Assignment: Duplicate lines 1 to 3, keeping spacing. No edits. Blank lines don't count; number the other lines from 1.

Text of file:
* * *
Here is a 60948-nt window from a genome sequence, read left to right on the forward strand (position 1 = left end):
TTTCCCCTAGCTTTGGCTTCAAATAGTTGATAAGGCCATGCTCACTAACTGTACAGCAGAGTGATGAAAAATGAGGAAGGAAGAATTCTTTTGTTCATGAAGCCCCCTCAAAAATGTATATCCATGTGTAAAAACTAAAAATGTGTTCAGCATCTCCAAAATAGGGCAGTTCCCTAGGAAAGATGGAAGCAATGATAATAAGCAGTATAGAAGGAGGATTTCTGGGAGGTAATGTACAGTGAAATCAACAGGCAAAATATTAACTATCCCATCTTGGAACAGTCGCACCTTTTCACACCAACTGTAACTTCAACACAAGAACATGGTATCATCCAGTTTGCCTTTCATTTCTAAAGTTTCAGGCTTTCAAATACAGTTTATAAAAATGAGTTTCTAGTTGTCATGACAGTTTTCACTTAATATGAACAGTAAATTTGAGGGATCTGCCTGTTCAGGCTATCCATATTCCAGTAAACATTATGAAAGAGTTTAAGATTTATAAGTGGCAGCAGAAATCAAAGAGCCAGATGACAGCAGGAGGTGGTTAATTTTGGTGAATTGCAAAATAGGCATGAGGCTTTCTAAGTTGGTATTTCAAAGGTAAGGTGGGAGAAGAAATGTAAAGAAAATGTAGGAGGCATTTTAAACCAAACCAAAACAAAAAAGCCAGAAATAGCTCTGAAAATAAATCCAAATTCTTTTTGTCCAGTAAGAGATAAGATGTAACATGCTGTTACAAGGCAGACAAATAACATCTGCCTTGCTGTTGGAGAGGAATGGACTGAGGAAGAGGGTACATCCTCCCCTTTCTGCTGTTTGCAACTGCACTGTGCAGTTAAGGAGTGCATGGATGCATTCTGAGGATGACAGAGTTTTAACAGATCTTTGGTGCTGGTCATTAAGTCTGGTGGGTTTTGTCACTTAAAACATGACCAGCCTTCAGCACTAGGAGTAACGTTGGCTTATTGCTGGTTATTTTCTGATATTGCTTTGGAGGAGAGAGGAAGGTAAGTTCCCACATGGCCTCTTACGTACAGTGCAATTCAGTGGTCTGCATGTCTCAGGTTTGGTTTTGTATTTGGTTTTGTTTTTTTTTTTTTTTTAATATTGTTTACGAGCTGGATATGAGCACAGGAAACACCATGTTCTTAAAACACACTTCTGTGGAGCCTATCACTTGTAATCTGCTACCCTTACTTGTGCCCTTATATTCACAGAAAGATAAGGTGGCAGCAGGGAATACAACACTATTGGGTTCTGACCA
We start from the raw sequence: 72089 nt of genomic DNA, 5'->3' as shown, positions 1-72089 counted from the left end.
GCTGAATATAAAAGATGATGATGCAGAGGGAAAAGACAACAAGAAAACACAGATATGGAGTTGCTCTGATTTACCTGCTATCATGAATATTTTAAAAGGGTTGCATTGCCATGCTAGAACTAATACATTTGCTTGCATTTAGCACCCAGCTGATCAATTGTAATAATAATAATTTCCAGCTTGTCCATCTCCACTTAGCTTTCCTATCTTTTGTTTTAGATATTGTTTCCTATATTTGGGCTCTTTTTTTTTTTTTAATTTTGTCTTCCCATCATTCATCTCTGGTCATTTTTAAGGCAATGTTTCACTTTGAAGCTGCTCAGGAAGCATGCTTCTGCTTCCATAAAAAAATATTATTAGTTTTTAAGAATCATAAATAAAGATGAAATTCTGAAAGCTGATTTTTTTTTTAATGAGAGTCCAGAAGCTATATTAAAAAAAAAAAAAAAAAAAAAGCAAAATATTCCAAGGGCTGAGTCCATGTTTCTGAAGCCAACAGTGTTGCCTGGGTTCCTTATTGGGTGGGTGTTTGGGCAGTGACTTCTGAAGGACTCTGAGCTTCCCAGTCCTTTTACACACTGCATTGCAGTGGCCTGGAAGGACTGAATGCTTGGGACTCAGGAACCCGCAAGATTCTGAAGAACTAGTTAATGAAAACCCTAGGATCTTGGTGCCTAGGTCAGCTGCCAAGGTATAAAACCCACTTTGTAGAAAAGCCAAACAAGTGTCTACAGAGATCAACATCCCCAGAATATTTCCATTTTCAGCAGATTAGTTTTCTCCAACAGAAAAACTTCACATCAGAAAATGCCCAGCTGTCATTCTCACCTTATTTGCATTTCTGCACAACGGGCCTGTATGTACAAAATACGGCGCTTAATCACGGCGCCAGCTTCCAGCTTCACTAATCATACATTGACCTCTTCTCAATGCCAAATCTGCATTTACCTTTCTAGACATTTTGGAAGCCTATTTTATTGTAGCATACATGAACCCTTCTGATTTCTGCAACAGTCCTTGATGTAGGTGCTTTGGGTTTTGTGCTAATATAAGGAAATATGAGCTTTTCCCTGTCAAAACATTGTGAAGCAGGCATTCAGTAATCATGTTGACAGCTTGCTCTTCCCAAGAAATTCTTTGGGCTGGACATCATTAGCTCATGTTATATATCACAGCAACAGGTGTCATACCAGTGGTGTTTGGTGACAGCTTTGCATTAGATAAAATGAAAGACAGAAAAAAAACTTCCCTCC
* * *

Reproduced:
Here is a 60948-nt window from a genome sequence, read left to right on the forward strand (position 1 = left end):
TTTCCCCTAGCTTTGGCTTCAAATAGTTGATAAGGCCATGCTCACTAACTGTACAGCAGAGTGATGAAAAATGAGGAAGGAAGAATTCTTTTGTTCATGAAGCCCCCTCAAAAATGTATATCCATGTGTAAAAACTAAAAATGTGTTCAGCATCTCCAAAATAGGGCAGTTCCCTAGGAAAGATGGAAGCAATGATAATAAGCAGTATAGAAGGAGGATTTCTGGGAGGTAATGTACAGTGAAATCAACAGGCAAAATATTAACTATCCCATCTTGGAACAGTCGCACCTTTTCACACCAACTGTAACTTCAACACAAGAACATGGTATCATCCAGTTTGCCTTTCATTTCTAAAGTTTCAGGCTTTCAAATACAGTTTATAAAAATGAGTTTCTAGTTGTCATGACAGTTTTCACTTAATATGAACAGTAAATTTGAGGGATCTGCCTGTTCAGGCTATCCATATTCCAGTAAACATTATGAAAGAGTTTAAGATTTATAAGTGGCAGCAGAAATCAAAGAGCCAGATGACAGCAGGAGGTGGTTAATTTTGGTGAATTGCAAAATAGGCATGAGGCTTTCTAAGTTGGTATTTCAAAGGTAAGGTGGGAGAAGAAATGTAAAGAAAATGTAGGAGGCATTTTAAACCAAACCAAAACAAAAAAGCCAGAAATAGCTCTGAAAATAAATCCAAATTCTTTTTGTCCAGTAAGAGATAAGATGTAACATGCTGTTACAAGGCAGACAAATAACATCTGCCTTGCTGTTGGAGAGGAATGGACTGAGGAAGAGGGTACATCCTCCCCTTTCTGCTGTTTGCAACTGCACTGTGCAGTTAAGGAGTGCATGGATGCATTCTGAGGATGACAGAGTTTTAACAGATCTTTGGTGCTGGTCATTAAGTCTGGTGGGTTTTGTCACTTAAAACATGACCAGCCTTCAGCACTAGGAGTAACGTTGGCTTATTGCTGGTTATTTTCTGATATTGCTTTGGAGGAGAGAGGAAGGTAAGTTCCCACATGGCCTCTTACGTACAGTGCAATTCAGTGGTCTGCATGTCTCAGGTTTGGTTTTGTATTTGGTTTTGTTTTTTTTTTTTTTTTAATATTGTTTACGAGCTGGATATGAGCACAGGAAACACCATGTTCTTAAAACACACTTCTGTGGAGCCTATCACTTGTAATCTGCTACCCTTACTTGTGCCCTTATATTCACAGAAAGATAAGGTGGCAGCAGGGAATACAACACTATTGGGTTCTGACCA
We start from the raw sequence: 72089 nt of genomic DNA, 5'->3' as shown, positions 1-72089 counted from the left end.